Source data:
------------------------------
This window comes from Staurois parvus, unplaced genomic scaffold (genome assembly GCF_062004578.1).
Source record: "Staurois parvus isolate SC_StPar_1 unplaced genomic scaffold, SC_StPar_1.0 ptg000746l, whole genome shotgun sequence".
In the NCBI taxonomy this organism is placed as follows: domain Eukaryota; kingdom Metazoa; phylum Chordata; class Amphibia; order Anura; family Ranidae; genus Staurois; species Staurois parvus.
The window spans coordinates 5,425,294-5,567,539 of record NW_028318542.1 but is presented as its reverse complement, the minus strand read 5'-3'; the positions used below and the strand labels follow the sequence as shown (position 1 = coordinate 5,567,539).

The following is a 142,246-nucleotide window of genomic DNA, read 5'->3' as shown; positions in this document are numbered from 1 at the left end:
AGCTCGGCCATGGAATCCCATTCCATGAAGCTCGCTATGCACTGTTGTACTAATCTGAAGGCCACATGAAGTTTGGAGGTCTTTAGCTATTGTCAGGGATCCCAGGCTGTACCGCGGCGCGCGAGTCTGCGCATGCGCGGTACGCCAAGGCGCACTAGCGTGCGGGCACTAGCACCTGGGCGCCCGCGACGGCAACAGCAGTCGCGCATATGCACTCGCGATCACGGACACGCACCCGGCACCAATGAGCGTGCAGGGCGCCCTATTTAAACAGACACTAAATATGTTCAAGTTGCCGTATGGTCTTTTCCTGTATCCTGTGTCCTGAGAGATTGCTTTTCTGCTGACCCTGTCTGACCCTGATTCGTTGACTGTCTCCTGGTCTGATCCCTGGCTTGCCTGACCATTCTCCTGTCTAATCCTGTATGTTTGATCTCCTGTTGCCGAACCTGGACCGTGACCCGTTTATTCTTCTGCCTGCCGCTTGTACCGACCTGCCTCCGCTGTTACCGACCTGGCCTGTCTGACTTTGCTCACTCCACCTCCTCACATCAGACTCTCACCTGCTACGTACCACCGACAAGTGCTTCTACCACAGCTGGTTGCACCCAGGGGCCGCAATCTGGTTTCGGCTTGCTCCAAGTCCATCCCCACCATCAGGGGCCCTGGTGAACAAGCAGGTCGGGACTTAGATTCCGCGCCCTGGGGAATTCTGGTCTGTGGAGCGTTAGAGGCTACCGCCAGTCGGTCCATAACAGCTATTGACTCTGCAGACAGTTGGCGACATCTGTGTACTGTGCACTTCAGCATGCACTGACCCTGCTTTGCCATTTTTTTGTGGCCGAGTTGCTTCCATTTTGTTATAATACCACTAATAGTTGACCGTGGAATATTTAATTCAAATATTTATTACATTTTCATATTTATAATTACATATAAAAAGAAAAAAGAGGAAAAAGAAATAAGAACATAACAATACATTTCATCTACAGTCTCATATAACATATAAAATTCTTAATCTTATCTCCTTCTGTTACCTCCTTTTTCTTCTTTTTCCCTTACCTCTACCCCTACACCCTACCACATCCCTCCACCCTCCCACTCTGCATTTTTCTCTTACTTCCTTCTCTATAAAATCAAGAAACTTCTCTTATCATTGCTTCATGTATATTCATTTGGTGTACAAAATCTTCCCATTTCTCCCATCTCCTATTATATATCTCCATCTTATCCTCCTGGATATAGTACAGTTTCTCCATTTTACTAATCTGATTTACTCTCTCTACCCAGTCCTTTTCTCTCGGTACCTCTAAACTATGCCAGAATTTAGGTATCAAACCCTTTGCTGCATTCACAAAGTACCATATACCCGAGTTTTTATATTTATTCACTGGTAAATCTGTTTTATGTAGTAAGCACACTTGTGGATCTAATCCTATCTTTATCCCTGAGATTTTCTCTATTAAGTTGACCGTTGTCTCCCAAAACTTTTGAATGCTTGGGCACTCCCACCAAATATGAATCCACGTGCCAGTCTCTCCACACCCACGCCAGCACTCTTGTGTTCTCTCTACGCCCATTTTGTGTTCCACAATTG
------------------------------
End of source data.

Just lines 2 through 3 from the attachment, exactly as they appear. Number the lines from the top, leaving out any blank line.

Source record: "Staurois parvus isolate SC_StPar_1 unplaced genomic scaffold, SC_StPar_1.0 ptg000746l, whole genome shotgun sequence".
In the NCBI taxonomy this organism is placed as follows: domain Eukaryota; kingdom Metazoa; phylum Chordata; class Amphibia; order Anura; family Ranidae; genus Staurois; species Staurois parvus.